By Hannah E. Jones

Eighty-three years ago, former President Franklin D. Roosevelt established the Okefenokee National Wildlife Refuge. Today, about 94 percent of the swamp and some surrounding pine forests are protected, but other areas are still left vulnerable to outside influences — like nearby mining proposals. If the plans are approved, conservationists agree that it could have devastating impacts on the swamp and connected waterways.

The Twin Pines mine site. (Photo by Corwyn O’Neil Media.)

According to peer-reviewed science presented by Georgia River Network Executive Director Rena Ann Peck and retired Okefenokee National Wildlife Refuge Biologist Sara Aicher, the mining plans near the swamp could release an inordinate amount of carbon into the atmosphere.

Since 2019, Alabama mining company Twin Pines has sought to mine titanium and zirconium just three miles from the swamp’s edge. If approved, the mining would begin at a one-square-mile section of Trail Ridge, a natural divide between the Okefenokee and St. Marys River.

A map of the impacted area. (Courtesy of the Georgia River Network.)

The new data builds upon research presented by University of Georgia Distinguished Professor C. Rhett Jackson, who found that the mining project would lower the water levels in the area — an estimated three cubic feet per second would be lost in the Okefenokee and St. Marys. In addition to impairing water movement and storage, lower water levels would also increase fire risk, destroy habitats and industrial lighting would degrade the area’s designated Dark Skies

“When people internationally think about Georgia, they think about Martin Luther King, Jr. and the Okefenokee.”

Rena Ann Peck

Using this information and other relevant studies, Peck and Aicher found that the altered hydrology would result in accelerated carbon emission by exposing the swamp’s peat deposits. Peat is an accumulation of partially decayed organic matter that resembles soil. When exposed, it emits carbon dioxide. 

The swamp has an extensive peat reserve, collecting an estimated 200 million tons over the last 6,500 years. If the top four feet are exposed to oxidation or fire, 28 million tons of carbon dioxide could be released over time — the equivalent of about one-fourth of Georgia’s annual emissions.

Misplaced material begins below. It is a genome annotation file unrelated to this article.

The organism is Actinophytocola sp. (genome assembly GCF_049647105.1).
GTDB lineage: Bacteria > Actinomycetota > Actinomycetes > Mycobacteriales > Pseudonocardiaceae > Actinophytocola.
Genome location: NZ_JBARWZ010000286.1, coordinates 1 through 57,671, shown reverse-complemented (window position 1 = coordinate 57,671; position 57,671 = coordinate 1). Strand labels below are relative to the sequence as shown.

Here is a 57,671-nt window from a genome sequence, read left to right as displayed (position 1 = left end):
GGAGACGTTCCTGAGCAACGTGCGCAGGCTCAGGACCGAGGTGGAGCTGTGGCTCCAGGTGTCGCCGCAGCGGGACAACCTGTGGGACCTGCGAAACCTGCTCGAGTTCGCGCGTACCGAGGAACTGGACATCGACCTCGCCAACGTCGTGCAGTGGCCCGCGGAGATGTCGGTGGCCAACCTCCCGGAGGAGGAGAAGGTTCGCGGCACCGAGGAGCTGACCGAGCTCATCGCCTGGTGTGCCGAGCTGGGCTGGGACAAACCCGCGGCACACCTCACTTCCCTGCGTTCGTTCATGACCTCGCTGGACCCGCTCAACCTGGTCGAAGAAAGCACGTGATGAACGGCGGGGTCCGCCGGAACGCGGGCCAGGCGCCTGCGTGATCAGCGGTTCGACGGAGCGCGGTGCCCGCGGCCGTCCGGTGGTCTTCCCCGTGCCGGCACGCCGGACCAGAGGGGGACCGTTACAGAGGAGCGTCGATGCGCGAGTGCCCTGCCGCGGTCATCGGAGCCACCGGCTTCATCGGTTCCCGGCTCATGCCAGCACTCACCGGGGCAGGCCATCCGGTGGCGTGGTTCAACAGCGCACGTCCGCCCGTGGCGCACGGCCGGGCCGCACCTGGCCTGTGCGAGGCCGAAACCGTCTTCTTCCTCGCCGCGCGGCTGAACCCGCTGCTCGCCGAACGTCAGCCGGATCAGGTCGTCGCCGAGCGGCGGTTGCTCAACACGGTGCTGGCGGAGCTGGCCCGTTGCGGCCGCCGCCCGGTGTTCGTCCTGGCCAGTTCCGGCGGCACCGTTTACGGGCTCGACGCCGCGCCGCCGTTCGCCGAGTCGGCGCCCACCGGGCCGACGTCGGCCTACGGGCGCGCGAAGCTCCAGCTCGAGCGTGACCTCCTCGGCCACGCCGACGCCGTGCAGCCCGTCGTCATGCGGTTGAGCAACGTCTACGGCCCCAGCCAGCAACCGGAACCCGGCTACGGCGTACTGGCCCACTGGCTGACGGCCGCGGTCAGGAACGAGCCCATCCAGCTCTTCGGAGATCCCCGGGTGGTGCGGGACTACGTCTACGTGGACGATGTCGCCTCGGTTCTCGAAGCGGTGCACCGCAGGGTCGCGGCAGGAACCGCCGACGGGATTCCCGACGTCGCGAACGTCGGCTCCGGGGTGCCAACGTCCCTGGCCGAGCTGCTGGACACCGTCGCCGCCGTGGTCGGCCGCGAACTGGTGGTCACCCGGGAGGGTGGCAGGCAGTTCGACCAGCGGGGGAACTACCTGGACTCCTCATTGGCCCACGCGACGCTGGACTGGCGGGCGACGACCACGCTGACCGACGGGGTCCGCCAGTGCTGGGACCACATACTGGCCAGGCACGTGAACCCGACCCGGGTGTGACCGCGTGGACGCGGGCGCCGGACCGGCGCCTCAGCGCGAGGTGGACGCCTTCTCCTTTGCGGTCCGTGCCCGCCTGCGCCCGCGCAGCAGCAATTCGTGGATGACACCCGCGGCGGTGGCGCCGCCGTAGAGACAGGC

“The fires would be out of the range of … a useful fire regime because, normally, the fire would run across the surface and not deep down into it,” Peck said. “If you have four feet of peat that is dried, you’re going to have a much deeper, more severe, longer-lasting, harder-to-control fire.”

While conservationists agree that the swamp needs protections — and fast — there’s still ambiguity over the permitting process. 

The Okefenokee is a unique ecosystem with around 424 animal species and 620 types of plants. (Photo courtesy of the Georgia River Network.)

In March, the Biden administration implemented the new “Waters of the United States” rule (WOTUS) that reinstated federal Clean Water Act (CWA) protections. However, under former President Trump’s now-vacated “Navigational Waters Protection Rule,” the proposed mining area lost federal protections, meaning Twin Pines only needs to go through the state permitting process. But under WOTUS, the mining company would need to also go through the federal government, which has a more robust permitting process than Georgia does.